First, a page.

Update 10:54 p.m. "We are wheels down on Mars," a mission control announcer stated Sunday night in La Cañada Flintridge, as 154 million miles away the Curiosity rover landed successfully on Mars, according to NASA.
Jet Propulsion Lab and Caltech personnel erupted in high fives, applause and tears.
Within minutes NASA reported receiving images from the rover, images that may have been calibrated with the help of a professor's work on a sundial intended to aid exposure of images from the surface of the red planet.
Posted 4:04 p.m. An audacious attempt to land the umanned rover Curiosity intact on Mars was on schedule for 10:31 p.m. Pacific Time Sunday Aug. 5, according to NASA, and scientists who built their careers on the $2.5 billion mission were anticipating "Seven Minutes of Terror."
The landing site for the 1,982-pound rover is near the base of Mount Sharp, inside Gale Crater, an estimated 154 million miles from Earth, according to NASA.
Getting the rover safely on the surface will require a complex entry-descent-landing sequence that "looks crazy," NASA's lead entry-descent-landing engineer Adam Steltzner said three times in the intro to a video produced by the Jet Propulsion Lab in La Cañada Flintridge.
During news briefings streamed live Sunday from the Jet Propulsion Lab, mission leaders spokes openly of the chances the Curiosity mission could fail. NASA bills the entry-descent-landing sequence as "one of the most difficult feats of robotic exploration ever attempted."
NASA's Mars Science Laboratory spacecraft was "healthy and right on course for a landing in several hours," NASA officials reported Sunday afternoon.
"Emotions are strong in the control room at NASA's Jet Propulsion Laboratory . . . as the hours and miles race toward touchdown of the car-size Curiosity at about 10:31 p.m. PDT tonight."
It was easy to watch Curiosity's launch live on Nov. 26, 2011, from Cape Canaveral, Fla., but there will be no live video of the dramatic multi-tasking it will take to get the rover on the surface of Mars.
"Even the radio waves that indicate the rover's position have to obey the laws of physics and recognize the 14-minute communications delay between Earth and Mars," Wired Science reports.
Nevertheless, there will be multiple ways to keep track of the action online.
Two live feeds of video during key landing activities from mission control rooms at JPL will be carried on http://www.ustream.tv between 8:30 p.m. and 11 p.m. PDT on Aug. 5, and between 12:30 a.m. and 1:30 a.m. PDT on Aug. 6, according to NASA.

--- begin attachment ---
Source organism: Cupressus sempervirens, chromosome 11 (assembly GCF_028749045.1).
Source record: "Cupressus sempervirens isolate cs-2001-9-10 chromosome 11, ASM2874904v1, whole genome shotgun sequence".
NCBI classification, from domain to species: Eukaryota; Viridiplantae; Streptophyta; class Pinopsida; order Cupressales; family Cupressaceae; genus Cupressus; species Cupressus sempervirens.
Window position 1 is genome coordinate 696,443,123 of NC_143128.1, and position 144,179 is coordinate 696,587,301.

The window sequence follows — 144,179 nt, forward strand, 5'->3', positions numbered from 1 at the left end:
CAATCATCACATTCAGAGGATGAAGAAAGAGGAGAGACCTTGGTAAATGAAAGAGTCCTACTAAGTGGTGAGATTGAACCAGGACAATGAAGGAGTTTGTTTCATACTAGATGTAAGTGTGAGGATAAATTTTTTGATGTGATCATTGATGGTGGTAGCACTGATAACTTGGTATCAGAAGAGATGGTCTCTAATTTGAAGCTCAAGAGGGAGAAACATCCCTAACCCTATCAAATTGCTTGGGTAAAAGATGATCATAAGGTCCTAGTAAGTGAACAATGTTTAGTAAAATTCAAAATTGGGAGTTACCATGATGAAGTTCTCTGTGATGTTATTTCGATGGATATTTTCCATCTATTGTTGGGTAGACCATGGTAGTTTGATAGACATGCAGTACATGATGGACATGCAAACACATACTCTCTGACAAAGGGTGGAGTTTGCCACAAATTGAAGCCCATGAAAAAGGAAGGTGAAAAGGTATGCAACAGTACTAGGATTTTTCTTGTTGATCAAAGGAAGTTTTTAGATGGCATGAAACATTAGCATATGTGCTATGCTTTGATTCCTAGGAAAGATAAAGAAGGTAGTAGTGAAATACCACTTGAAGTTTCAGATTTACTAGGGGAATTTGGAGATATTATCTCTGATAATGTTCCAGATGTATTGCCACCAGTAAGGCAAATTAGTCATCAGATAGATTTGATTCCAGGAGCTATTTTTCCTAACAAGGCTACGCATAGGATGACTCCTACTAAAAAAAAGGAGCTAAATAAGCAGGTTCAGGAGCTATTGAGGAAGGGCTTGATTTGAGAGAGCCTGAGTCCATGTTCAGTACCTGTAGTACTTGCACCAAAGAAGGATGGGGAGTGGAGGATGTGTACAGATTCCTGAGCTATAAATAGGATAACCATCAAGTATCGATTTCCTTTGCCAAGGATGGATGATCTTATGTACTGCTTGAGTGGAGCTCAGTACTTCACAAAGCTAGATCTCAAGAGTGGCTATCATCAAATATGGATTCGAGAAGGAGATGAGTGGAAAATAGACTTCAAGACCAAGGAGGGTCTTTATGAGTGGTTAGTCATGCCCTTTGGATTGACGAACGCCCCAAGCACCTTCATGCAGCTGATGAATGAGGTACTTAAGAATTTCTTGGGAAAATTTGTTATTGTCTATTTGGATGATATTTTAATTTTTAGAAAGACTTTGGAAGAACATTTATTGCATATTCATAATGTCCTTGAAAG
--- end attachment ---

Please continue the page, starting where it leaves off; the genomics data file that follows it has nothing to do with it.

Redlands and Loma Linda residents can claim to the Curiosity rover.
University of Redlands Professor of Astronomy and Physics Tyler Nordgren helped design a key detail that will help the Mars explorer transmit more accurate images from the red planet's surface: a sundial.
"One of the reasons you might have a sundial on a spacecraft on another planet isn't to tell time," Nordgren said in a University of Redlands interview in 2011. "We've got pretty good clocks for that. The reason you might have a sundial is if you're interested in calibrating your camera images.
"Here on Earth, we take a photograph, trees are green, the sky is blue, you know when your colors are right," Nordgren said. "But on Mars, there's none of those visible cues. You've got red rocks, strangely colored sky, you have no idea.
"So you want to put something on your spacecraft where you know what the colors are, and this is called a calibration target," Nordgren said. "You also want to have a little post in the middle of that target, so you can see what the colors look like in direct sunlight and when they're in shadow.
"Well if you've got something that's a little post casting shadows, that's a sundial," Nordgren said. "So a group of about six astronomers and artists turned the calibration target on this rover into an active, working sundial. And so now, we've got this little piece of art sitting on the surface of Mars, hopefully next year that will actually be a working sundial."
A message is engraved on the base of the sundial, Nordgren recently told WTVR of Richmond, Va.
"We put a special message on this sundial around the base, in which it really talks about our history of our understanding of Mars," Nordgren said. "And what's crucial to how science works, is that we talk about all the things we used to get wrong on Mars. We used to think it was a god, and it’s not. We used to think when we first figured out it was a planet that it must be a planet like the Earth. But it wasn’t. And then we started sending spacecraft and thought it was a dead, cratered land like the Moon, but it’s not."
To read the full interview with WTVR and view photos of the sundial, click here.